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There and back again: How I broke into the iPhone UNIX files and lived to tell about it

Yesterday, I took my iPhone hacking to the next level. After reading through these instructions at HackTheiPhone.com, I downloaded a copy of jailbreak and broke into the iPhone UNIX file system.

It actually took me several tries to get this far. I didn't have access to the jailbreak source, and it was compiled for i386 computers. So I ended up moving from my 733 G4 over to my Mac mini. There, I discovered that my OS X 10.4.8 installation wasn't up to the task. Since I didn't want to mess with upgrading 10.4.8 (because of Apple TV hacking), I ended up using my secondary boot partition to create the magic combination of 10.4.10 or greater plus Intel.

Even then, I'd forgotten to reinstall my SIM and to quit from iTunes, essential components for jailbreak success. So my first few attempts looked like this.

Macintosh:phonedmg ericasadun$ ./jailbreak 
[jailbreak 1.0] by ziel w/ special thanks to GeoHot and the rest of the #iphone-dev crew.

Looking for iPhone...
Sending Files...

*** If iTunes is running, please close it.
*** Hold the POWER and HOME buttons for approximately 25s.
*** Release when the display says 'Please Connect to iTunes'.

Sending More Files...
Booting iPhone...

Waiting for iPhone to finish booting...
Moving files into place...
Problem with Ditto: 6

Sorry, apparently things just didn't work out.
Look on the bright side, if jail was that good for Paris maybe you should give it a second chance. ;)

However, I eventually did get it running properly.

Macintosh:phonedmg ericasadun$ ./jailbreak 
[jailbreak 1.0] by ziel w/ special thanks to GeoHot and the rest of the #iphone-dev crew.

Looking for iPhone...
Sending Files...

*** If iTunes is running, please close it.
*** Hold the POWER and HOME buttons for approximately 25s.
*** Release when the display says 'Please Connect to iTunes'.

Sending More Files...
Booting iPhone...

Waiting for iPhone to finish booting...
Moving files into place...
Cleaning up...
Rebooting iPhone...

Enjoy your newfound freedom. Thank the devs at #iphone next time you see them for making this all possible.
p.s. Like most other useful tools, this one may be dangerous if used carelessly. Always remember -- You brick it, you bought it.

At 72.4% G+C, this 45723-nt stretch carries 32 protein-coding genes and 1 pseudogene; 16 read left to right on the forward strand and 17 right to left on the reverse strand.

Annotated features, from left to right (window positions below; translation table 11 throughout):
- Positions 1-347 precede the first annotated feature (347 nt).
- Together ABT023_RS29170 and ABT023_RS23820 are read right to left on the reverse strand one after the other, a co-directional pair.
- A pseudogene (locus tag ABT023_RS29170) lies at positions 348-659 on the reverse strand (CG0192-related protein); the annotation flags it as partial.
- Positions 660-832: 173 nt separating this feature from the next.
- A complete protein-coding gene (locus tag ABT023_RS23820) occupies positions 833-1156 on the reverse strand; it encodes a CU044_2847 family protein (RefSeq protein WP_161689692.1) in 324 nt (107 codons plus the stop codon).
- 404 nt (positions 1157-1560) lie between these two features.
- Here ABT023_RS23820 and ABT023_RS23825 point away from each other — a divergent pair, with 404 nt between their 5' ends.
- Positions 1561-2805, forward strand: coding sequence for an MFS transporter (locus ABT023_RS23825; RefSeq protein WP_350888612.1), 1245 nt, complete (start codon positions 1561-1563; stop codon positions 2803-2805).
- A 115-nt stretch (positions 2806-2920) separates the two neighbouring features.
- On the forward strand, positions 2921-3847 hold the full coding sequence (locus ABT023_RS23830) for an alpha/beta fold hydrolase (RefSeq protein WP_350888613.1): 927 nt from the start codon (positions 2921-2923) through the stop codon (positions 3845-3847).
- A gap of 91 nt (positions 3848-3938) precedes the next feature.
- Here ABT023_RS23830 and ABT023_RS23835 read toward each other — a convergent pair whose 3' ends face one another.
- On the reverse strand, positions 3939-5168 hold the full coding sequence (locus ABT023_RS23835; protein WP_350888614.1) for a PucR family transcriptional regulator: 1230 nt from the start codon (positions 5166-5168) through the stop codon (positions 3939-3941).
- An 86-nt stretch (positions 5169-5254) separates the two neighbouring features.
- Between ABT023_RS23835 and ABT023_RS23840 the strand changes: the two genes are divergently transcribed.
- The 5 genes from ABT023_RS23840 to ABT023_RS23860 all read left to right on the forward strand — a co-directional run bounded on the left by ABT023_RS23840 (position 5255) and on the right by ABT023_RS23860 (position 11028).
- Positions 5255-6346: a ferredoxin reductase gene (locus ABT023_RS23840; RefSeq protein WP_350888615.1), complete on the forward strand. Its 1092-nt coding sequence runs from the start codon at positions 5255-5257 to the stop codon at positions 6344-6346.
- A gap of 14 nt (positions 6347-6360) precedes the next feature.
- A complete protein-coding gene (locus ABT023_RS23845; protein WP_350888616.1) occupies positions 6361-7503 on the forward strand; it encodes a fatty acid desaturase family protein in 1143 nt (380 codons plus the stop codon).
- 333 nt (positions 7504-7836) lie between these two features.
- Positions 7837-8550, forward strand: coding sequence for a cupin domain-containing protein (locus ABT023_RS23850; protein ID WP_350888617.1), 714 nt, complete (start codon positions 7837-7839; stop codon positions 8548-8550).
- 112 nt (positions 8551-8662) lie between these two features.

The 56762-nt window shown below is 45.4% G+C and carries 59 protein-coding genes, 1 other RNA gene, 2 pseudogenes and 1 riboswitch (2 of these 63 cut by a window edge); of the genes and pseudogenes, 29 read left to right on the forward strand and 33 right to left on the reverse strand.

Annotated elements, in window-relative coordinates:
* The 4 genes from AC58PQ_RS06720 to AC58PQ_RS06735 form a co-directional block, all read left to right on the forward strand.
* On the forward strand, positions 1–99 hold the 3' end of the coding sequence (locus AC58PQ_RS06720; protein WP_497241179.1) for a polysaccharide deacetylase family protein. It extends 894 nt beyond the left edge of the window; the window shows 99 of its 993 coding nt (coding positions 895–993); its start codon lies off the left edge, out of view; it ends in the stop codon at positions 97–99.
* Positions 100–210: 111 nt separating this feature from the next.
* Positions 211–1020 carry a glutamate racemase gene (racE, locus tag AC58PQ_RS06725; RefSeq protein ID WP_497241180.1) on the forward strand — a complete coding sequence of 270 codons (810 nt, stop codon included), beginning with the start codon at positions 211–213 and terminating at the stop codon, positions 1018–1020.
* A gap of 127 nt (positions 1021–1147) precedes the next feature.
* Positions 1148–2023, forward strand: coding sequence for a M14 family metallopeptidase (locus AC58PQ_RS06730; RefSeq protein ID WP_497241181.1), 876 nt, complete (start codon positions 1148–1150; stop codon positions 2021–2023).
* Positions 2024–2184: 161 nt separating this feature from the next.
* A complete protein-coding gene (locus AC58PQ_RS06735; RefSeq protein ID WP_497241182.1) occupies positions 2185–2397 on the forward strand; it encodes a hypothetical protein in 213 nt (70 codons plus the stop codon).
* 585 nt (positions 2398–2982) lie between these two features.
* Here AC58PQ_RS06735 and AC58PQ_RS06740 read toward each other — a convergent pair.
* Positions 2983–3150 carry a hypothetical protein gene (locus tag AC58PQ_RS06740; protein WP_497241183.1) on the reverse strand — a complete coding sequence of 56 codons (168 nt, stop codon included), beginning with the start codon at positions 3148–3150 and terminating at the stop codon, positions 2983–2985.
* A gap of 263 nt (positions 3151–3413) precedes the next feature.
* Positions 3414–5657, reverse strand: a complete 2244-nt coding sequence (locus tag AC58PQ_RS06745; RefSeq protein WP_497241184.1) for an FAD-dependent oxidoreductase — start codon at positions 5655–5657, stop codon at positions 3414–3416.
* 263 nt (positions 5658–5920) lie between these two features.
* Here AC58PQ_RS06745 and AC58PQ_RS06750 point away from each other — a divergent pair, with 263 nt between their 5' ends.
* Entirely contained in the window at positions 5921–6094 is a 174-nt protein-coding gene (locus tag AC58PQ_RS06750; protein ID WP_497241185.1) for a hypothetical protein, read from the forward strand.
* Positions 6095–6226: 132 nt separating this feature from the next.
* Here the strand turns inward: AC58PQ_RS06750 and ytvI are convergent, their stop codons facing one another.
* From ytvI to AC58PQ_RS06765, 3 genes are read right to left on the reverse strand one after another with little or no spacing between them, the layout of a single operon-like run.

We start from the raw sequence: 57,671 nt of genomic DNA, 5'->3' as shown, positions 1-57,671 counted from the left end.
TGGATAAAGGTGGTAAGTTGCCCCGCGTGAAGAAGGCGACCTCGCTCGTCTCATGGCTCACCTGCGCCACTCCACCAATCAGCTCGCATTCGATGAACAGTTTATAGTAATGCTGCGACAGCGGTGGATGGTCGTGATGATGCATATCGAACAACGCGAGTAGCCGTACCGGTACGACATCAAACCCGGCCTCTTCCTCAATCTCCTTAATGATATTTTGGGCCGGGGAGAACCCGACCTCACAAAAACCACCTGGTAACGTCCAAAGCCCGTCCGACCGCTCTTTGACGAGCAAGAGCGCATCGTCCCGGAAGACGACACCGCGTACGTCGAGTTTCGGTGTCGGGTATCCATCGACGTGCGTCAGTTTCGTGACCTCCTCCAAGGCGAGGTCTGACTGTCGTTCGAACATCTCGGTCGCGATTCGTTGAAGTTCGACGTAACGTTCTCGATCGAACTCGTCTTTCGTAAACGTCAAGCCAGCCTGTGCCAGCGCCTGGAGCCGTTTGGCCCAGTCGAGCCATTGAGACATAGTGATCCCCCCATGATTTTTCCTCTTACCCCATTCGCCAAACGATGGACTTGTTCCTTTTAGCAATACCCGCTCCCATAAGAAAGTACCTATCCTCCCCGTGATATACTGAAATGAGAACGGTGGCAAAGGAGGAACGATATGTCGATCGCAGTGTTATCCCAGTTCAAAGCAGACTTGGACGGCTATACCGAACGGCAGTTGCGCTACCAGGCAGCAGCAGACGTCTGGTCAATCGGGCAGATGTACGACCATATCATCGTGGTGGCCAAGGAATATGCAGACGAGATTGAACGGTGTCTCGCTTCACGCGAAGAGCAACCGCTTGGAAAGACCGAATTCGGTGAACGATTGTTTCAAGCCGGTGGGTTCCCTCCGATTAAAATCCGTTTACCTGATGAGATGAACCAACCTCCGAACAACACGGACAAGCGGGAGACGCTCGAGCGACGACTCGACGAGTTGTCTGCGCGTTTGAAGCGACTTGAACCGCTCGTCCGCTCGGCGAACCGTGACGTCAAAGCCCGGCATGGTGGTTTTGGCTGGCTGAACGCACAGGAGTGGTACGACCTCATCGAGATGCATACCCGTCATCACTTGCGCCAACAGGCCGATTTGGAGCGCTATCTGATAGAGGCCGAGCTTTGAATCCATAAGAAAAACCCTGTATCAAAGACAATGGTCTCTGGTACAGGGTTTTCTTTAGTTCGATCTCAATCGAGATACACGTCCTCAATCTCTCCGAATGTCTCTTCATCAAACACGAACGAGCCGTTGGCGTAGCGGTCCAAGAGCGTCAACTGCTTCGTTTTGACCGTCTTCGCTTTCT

p.p.s. I have no idea how 'My Humps' could possibly have gotten set as your ringtone. ;)

Once in, I started taking a look around at the available files on my iPhone using iPhoneInterface. I was surprised at exactly how sparse the iPhone UNIX installation was. Everything was pared down to the bare minimum, unlike Apple TV, and there were no onboard utilities like sftp, sbin and so forth. Plus the prospect of compiling those for the ARM processor seemed daunting.

Macintosh:phonedmg ericasadun$ ./iPhoneInterface 
iPhoneInterface v0.3.3 built on Jul 11 2007

Waiting for phone... established.
iPhone state: Activated
type "help" for help
iPhone:/# ls
.
..
Applications
Library
System
bin
com.apple.itunes.lock_sync
cores
dev
etc
iTunes_Control
mach
private
sbin
tmp
usr
var
iPhone:/# ls sbin
.
..
fsck
fsck_hfs
fstyp
fstyp_hfs
kextload
launchd
mount
mount_hfs
iPhone:/# ls tmp
.
..
MediaCache
MobileSyncRunning.lock
com.apple.Bookmarks.lock
com.apple.MailAccounts.lock
launchd
iPhone:/# ls usr
.
..
bin
lib
libexec
sbin
share
iPhone:/# ls usr/bin
.
..
simulatecrash
iPhone:/#

After poking around the files for about an hour, I decided to see how the semicracked iPhone would behave back in iTunes. Not good, it turned out. iTunes could now only see about 50-odd megabytes of disk space on my 4GB iPhone. I eventually gave up trying to convince iTunes otherwise, and chose instead to restore my iPhone. It was a process that took about a half hour in total--most of that downloading the iPhone restore data from Apple. In the end, my iPhone completely restored, rebooted and returned to normal use. I recovered my iPhone data from my latest automatic iTunes backup and all was back as normal.

The complete restoration proved to be relatively simple. And it was nice that I could so easily return to my backed up state. iTunes also offered the option to "Set up as a new iPhone", which would probably have been handy if I were selling the thing.

So should you try this at home? You certainly could although I'm not convinced the majority of readers should attempt this. But if you thoroughly mess up, it's nice to know that restoring your iPhone is pretty straight forward.

And remember: TUAW tests so you don't have to.

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